goldfish temperature

  1. Quibbles Member Member

    Hi, I know this is an aquarium forum, but my question is about pond goldfish. Actually, they aren't pond goldfish yet. My neighbor can't keep her three smallish goldfish(full grown. I believe their growth was stunted.), and I am setting up a small pond. I don't know exact gallonage, but it would be a huge upgrade for them. However, in the summer, we get 110 or so degree weather occasionally. Most of the time we are above 90. The pond isn't it direct sunlight for more than an hour early during the day before it heats up, but I worry that the fish would over-heat in there. Would the fish be okay with the heat?
     
  2. TexasDomer Fishlore Legend Member

    I don't think that'll be a big issue if the tank isn't in direct sunlight. Water doesn't change temps as fast as air, and I don't think the water will reach the air temp.
     

  3. dandelion Member Member

    I think this also depends on the water movement and depth. Will there be any water moving? I agree with TexasDomer though, as long as it isn't in direct light it should be fine. My dad kept goldfish in stock tanks to help with parasites and algae in the summer. Of course in the winter the tanks had heaters to prevent the water freezing and the fish dying. The biggest problem was keep animals from eating them:;soldier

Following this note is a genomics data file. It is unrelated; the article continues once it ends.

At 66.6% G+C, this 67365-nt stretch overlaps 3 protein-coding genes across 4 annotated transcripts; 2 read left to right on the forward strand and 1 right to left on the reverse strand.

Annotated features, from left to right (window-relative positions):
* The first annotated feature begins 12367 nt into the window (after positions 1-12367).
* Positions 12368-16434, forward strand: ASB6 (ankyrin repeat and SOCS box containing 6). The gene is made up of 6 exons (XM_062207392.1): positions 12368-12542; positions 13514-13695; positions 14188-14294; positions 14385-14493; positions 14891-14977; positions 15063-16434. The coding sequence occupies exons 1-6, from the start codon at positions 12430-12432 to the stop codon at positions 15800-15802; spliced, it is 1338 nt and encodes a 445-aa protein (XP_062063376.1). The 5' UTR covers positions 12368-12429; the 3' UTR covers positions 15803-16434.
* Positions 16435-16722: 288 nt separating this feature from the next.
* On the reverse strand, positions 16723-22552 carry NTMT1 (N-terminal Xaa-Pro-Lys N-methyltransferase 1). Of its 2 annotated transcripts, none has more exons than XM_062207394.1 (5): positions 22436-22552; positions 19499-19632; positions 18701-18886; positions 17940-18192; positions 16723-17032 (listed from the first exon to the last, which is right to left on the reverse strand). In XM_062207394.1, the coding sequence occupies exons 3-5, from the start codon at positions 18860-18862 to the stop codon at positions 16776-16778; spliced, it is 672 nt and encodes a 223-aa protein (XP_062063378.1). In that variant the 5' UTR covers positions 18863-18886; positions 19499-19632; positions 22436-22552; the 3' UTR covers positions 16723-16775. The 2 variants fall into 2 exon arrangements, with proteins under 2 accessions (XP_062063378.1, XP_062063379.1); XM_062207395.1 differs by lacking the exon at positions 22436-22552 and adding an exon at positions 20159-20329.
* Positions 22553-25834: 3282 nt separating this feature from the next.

4. Paincoast89 Member Member

    They should be fine just as everyone says they shouldn't be in direct sunlight, and hopefully birds don't think as the pong as a place to eat!
     

  5. Quibbles Member Member

    Water will be in motion, and the pond is full of places to hide, and we get racoons sometimes, but the dog chases them off. Half of the pond is kind of a cave, under ground, but sturdy, so I don't really worry about predators. The pond isn't extremely deep, as far as ponds go it would be considered shallow. I'm super glaad to hear that it is likely the fish will be ok.
     
  6. TexasDomer Fishlore Legend Member

    You will likely have problems with predators if you're only relying on a dog to keep them away. Why not add something like chicken wire over the top?
     
  7. Quibbles Member Member

    I am not just relying on the dog. The pond is an abnormal shape, and it creates underwater caves. Most of the pond isn't even visible. It takes up less space that way, but is bigger, and the area where air meets water is covered in plants. Is that enough? We have chickens that roost in our trees at night, and we have never had issues with them. I do worry because these fish were raised in an aquarium, so they are in a way naive, maybe more likely to be caught. Is this the case?
     
  8. dandelion Member Member

    I would say yes, they are more liable to be caught. But if you haven't had a problem with you chickens, I think they would be fine. Where I lived we had problems with coyotes, foxes, or raccoons. I would at least try it. They should be fine.
     
  9. Quibbles Member Member

    Awesome. They were children's pets, so they had a little practice dodging falling toy trains and small hands. I hope they will do well. :)